|60/70-Hour LimitMay not drive after 60/70 hours on duty in 7/8 consecutive days. A driver can restart the 7/8 consecutive day period only after taking 34 or more consecutive hours off duty.
|60/70-Hour LimitSame as Property-Carrying Drivers but no reference for restart
|Sleeper Berth ProvisionDrivers, as per the sleep berth provision, must take eight hours of consecutive rest in the sleeper berth and two hours in either sleeper berth, off duty, or a combination of both. Note: The sleeper berth pairings MUST add up to at least 10 hours.
|Sleeper Berth ProvisionDrivers using a sleeper berth must take at least 8 hours in the sleeper berth, and split the sleeper berth time into two periods provided neither is less than 2 hours. Note: The sleeper berth pairings MUST add up to at least 8 hours.
|Adverse Driving ConditionsDrivers can extend the 11-hour maximum driving limit and 14-hour driving window by up to 2 hours in adverse driving conditions.
|Adverse Driving ConditionsDrivers can extend the 10-hour maximum driving time and 15-hour on-duty limit by up to 2 hours in adverse driving conditions.
Penalties For Violating HoS Rules
- Drivers can be placed on shutdown at the roadside until they spend enough off-duty time to come back in compliance.
- Law enforcement may impose fines on your organization.
- The FMCSA can levy penalties on the driver or carrier ranging from $1000 to $16000, depending on the violation severity.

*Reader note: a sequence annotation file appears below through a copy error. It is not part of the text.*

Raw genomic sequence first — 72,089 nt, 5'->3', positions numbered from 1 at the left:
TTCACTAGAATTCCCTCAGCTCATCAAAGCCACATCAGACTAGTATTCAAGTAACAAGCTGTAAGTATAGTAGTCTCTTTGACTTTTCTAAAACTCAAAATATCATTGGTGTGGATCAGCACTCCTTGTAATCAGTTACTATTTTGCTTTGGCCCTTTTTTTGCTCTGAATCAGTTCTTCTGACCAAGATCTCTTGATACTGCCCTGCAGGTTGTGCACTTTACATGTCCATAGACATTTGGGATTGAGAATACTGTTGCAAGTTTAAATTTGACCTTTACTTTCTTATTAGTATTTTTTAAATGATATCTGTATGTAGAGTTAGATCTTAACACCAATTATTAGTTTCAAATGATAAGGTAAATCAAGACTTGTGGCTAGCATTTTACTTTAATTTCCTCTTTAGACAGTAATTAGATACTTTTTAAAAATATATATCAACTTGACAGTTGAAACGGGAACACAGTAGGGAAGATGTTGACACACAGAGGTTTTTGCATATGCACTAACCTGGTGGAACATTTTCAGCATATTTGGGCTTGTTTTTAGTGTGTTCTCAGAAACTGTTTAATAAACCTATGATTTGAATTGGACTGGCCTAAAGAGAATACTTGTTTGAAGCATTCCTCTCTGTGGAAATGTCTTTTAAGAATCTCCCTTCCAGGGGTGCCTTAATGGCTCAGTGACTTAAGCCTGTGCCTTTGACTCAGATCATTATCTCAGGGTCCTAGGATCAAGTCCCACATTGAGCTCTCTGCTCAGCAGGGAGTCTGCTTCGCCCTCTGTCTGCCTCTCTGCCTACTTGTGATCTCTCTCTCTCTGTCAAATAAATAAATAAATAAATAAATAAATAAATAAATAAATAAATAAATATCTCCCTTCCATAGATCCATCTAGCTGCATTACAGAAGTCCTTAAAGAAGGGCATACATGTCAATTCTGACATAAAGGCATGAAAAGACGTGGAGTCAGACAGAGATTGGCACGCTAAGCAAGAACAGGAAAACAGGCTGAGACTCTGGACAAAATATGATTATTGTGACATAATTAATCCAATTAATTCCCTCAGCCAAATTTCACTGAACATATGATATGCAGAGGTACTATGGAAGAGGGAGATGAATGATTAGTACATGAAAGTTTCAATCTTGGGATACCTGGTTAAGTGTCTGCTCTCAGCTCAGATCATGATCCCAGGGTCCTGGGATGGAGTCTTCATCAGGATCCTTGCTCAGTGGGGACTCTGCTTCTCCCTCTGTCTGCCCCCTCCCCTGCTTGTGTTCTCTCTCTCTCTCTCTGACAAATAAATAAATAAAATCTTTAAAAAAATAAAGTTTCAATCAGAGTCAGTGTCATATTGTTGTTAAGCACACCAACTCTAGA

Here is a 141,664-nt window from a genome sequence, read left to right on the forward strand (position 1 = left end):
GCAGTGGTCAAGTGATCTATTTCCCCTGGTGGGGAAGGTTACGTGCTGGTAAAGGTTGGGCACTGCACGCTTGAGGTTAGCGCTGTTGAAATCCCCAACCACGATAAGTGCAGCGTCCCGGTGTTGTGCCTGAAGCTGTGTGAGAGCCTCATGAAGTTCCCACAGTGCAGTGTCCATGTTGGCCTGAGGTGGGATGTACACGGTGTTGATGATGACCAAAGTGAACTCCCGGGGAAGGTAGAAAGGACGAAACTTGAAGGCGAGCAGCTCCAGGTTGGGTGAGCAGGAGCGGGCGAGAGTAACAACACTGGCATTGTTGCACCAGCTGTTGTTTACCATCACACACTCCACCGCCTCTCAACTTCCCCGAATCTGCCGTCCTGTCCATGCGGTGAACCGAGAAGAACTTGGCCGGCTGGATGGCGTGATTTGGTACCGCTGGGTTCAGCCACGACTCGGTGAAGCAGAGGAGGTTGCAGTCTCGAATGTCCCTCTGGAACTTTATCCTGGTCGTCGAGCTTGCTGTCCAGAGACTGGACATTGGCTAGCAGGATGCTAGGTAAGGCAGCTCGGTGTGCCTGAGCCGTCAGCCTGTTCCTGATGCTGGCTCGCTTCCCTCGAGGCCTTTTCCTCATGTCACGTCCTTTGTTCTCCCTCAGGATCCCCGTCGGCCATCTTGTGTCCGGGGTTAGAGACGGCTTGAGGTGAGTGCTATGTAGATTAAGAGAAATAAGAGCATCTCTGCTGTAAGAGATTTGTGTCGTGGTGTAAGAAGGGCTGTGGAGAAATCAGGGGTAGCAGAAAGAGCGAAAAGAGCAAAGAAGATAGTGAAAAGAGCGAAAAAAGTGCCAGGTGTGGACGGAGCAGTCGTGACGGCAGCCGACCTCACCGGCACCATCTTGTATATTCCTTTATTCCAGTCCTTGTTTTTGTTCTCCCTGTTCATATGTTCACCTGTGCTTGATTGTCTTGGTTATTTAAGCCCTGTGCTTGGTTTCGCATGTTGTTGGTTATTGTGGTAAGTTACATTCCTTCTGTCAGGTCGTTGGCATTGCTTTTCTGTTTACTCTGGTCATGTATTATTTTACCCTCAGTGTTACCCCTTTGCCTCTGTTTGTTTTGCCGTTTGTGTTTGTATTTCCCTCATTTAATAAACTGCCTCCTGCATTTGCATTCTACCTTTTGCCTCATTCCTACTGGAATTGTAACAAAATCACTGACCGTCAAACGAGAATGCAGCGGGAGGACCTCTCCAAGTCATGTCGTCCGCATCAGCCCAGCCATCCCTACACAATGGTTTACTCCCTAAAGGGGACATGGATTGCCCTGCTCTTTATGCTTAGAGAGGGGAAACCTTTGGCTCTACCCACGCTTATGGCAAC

- The CSA score can be downgraded.
- Federal criminal penalties can be imposed on willful violators or on those found violating HoS consecutively.
Managing HoS compliance can be difficult without proper tools. Traditionally drivers relied on paper logs to record working logs and comply with HoS rules. But it was not always reliable and it was easy for someone to falsify their records. Therefore FMCSA decided to implement an ELD mandate that made it compulsory for every motor carrier to get an electronic logging device for their truck. The device connects to the engine to pull off accurate HoS recordings. It is an easy way to monitor the HoS without violating any rules.
If you are worried about how ELD will impact your pocket, then here is an affordable solution for you-Matrack ELD.
Matrack ELD is one of the most reliable electronic logging devices on the market. The best part is that you can get the hardware for free by paying a monthly subscription fee of $14.95. It works on a simple yet effective mechanism. You have to plug the device into the ECM port of your truck. It will then start collecting engine data via the vehicle gateway and upload it to the cloud storage, so you can access it using the Driver app or web portal.
- Free Device
- No contract
- Lowest monthly subscription fee from $14.95
- No additional cost of co-driver
- Easy installation
So what are you waiting for? Click here to get an ELD for your truck. Also, if you have any questions regarding the HoS rules or ELD, you can comment down below.